The tactic reached its climax early September after Igor Shuvalov, an assistant to the Russian president told the reporters: “My understanding is that we seem to have reached the limit with regard to defining our final position. From now on we won’t be making any further concessions on any issues.” Shuvalov probably hinted at the Russian government’s intention to start fresh WTO talks with the U.S. from scratch.
In terms of power’s political effectiveness, the situation that took shape over the last several months clearly indicate that Moscow looked set to win in any case. If the sides had failed to reach an agreement, it would have been morally justifiable for the Russian government to say something like this: we have done everything we could in an attempt to safeguard the interests of the national economy. However, Russia’s terms are unacceptable for the U.S while their terms cannot be accepted by us. In the meantime, both the Democratic Opposition and Bush-friendly tycoons would have asked the U.S. administration what exactly the White House did for so long without achieving any results in the end.
Those who might have called the efforts of the U.S. administration into question include CEOs of America’s largest companies. On September 24, the industrialists sent a collective letter to Bush and Putin, requesting them to finalize the agreement at long last. Heads of such companies as Shell, Chevron, Ford and Boeing were among the signatories of the letter. Ian McDonald, president of Chevron Neftegas Inc., made a special statement following the announcement about the Russia-U.S. WTO deal. “On behalf of Chevron Corporation I’d like to extend my most sincere congratulations to the Russian Federation and United States for successfully reaching an agreement on terms for Russia’s entry into the WTO. You must be in the know that Chevron has actively cooperated with the U.S. government in order to implement these plans. Now we intend to focus our efforts on getting Russia’s normal trade status approved by U.S. Congress. Chevron hopes to have longstanding and fruitful cooperation with Russian companies,” said the statement.
By the way, the completion of the negotiations will give Russia another advantage in terms of bilateral trade. Now Washington will have to remove Russia from the notorious 1974 Jackson-Vanik amendment. “The U.S. is to grant ‘permanent normal trade’ status to any member state of the WTO, and therefore the amendment has to be canceled”, said Andrew Sommers, head of the representative office of the U.S. Chamber of Commerce in Russia, in an interview to Interfax. “Russia’s membership in the WTO looks secure even if the amendment remains in place. However, the U.S. will break the WTO rules by not lifting the amendment,” added Sommers.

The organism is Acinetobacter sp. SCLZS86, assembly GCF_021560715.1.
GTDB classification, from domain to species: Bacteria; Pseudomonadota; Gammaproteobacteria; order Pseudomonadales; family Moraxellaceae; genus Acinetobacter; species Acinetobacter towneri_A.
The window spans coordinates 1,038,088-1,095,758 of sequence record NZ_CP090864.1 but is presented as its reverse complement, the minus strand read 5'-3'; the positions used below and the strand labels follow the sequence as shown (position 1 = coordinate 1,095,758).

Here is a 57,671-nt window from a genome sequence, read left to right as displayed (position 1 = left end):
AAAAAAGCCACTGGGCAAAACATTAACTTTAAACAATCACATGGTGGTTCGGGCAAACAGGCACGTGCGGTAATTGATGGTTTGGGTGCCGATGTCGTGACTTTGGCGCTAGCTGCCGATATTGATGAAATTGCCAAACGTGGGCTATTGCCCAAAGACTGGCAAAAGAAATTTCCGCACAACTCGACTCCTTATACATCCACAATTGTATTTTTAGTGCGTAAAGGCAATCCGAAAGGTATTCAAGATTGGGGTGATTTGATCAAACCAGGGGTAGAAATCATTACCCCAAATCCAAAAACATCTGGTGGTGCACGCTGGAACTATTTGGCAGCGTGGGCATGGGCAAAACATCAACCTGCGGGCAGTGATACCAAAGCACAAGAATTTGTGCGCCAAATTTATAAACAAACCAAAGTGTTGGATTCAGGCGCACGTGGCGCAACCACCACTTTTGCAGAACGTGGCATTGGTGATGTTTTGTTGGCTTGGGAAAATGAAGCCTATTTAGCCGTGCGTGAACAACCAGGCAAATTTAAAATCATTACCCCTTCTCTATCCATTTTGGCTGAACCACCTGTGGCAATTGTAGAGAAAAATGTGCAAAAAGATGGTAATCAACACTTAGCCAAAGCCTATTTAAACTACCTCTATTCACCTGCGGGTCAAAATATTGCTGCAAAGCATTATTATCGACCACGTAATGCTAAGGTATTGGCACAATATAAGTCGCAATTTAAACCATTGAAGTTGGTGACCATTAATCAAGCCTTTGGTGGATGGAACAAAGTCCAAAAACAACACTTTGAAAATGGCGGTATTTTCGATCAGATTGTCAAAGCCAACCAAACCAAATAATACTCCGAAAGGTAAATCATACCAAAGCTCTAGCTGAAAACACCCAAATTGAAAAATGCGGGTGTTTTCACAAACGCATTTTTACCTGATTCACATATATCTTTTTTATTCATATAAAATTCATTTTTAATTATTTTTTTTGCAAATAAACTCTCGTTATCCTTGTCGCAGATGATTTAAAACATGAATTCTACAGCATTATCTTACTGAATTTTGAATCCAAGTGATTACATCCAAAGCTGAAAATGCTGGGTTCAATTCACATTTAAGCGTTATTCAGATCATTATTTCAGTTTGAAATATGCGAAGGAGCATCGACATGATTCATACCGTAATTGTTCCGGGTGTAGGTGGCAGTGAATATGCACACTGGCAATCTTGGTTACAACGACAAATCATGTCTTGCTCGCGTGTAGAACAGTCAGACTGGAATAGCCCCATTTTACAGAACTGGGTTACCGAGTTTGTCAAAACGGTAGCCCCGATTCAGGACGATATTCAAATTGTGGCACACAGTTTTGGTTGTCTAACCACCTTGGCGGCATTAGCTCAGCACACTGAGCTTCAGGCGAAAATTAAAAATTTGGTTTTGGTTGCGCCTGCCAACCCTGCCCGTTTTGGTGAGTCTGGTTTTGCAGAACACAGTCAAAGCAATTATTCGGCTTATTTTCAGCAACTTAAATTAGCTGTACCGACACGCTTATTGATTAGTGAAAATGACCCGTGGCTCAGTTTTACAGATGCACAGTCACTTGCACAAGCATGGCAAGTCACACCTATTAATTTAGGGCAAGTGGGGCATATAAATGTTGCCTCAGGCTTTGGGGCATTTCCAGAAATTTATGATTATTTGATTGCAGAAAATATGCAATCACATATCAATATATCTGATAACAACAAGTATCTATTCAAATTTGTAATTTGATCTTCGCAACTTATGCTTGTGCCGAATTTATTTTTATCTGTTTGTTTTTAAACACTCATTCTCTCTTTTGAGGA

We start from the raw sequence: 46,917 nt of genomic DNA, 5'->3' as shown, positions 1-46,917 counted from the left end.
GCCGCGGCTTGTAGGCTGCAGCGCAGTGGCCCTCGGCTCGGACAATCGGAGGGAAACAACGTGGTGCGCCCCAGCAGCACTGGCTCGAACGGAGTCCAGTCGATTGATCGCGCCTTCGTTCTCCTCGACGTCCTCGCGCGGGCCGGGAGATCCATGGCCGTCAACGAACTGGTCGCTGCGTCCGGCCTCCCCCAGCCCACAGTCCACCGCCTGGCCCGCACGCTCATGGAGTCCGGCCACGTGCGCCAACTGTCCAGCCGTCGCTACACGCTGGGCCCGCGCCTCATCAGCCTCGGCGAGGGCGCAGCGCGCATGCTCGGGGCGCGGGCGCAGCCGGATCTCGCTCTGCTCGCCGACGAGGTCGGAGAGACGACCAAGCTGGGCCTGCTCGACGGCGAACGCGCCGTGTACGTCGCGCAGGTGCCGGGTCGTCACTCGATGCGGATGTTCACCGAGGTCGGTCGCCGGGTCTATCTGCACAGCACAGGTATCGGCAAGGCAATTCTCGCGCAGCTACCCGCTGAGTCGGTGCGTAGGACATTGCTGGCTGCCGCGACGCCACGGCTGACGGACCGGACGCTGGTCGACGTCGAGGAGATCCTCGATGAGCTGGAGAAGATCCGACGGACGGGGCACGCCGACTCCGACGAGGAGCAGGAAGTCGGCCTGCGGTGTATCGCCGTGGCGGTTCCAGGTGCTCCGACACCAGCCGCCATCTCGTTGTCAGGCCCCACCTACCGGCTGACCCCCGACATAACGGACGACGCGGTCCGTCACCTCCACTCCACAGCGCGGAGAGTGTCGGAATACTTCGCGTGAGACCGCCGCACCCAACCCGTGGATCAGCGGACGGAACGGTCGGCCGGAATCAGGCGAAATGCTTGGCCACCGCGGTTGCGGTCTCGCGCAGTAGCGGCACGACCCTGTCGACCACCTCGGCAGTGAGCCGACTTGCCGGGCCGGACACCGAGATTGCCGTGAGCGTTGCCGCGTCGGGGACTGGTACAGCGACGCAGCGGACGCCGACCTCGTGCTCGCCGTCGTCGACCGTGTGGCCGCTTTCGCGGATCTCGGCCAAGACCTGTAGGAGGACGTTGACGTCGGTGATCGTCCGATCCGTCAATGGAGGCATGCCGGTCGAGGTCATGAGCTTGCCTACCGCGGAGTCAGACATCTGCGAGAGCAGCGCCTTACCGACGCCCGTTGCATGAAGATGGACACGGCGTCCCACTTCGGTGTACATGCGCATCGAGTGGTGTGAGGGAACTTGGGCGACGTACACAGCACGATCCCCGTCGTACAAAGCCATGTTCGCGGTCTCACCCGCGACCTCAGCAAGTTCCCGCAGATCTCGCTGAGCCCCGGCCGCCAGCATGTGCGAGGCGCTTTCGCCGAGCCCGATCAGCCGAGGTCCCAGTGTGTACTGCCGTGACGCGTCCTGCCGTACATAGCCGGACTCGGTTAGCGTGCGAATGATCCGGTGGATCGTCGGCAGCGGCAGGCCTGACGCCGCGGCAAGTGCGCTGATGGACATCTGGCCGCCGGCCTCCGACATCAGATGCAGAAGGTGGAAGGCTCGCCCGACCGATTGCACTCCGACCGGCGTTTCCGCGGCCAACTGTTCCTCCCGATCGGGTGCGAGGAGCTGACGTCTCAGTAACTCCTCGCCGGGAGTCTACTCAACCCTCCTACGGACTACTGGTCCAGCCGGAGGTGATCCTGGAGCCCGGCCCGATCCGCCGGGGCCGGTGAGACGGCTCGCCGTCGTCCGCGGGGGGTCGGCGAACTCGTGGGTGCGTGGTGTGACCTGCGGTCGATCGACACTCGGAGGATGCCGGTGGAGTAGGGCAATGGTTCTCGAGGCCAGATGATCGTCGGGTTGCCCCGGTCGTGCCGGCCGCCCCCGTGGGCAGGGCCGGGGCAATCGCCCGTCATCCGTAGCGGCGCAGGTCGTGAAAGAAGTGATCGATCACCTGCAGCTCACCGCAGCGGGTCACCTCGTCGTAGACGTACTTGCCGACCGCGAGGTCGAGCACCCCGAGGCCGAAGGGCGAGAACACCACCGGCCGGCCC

In any case, the “efforts” that Chevron intends to take while working on the issue with U.S. Congress will come in handy.
As a matter of fact, a bilateral pact with the U.S. is, in fact, a very important condition yet it is not the only one Russia must meet in order to join the WTO. Russia still has to wrap up talks with Moldova, Georgia, and Sri Lanka. On the other hand, Russia does not consider the lack of a deal with the above countries a serious problem. There are currently no talks whatsoever between Russia and Georgia or Moldova. It should be noted that in 2004 Georgia agreed on Russia’s entry into the WTO. Following a transport blockade imposed on Georgia by Russia earlier this fall, Georgia recalled its signature, a move seen by some experts as belated retaliation for Russia’s ban on German wine and mineral water imports. Russian WTO negotiators believed that Moldova would simply sign an overall pact though the country never expressed its formal approval or came up with any demands. However, Moldova changed its stance on the issue after Russia slammed a ban on the import of Moldovan wines. Moldova objected to Russia’s membership in the WTO. Meanwhile, Moscow has a different viewpoint on the problem. “Russia is part of a free trade zone, and has no tariffs applicable to mutual trade with Georgia and Moldova, and therefore the issues that we have to resolve with those countries only fall under the category of system issues, which we are going to discuss in the framework of Geneva talks on the basis of a report drawn up by a work group,” said Maxim Medvedkov, Russia’s chief WTO negotiator.
As regards Sri Lanka, Russia needs to resolve only one issue that has to do with terms of Ceylon tea imports. However, prior to joining the WTO, Russia must complete multilateral WTO talks, which may take another six months to wrap up, according to estimates by Russian Economics Minister German Gref. “Russia is holding talks with every member state of the WTO. Russia still has to resolve about ten complex issues along the way,” said German Gref. Russia should be finally ready to join to the WTO by the summer of 2007 if these plans become a reality.
Translated by Guerman Grachev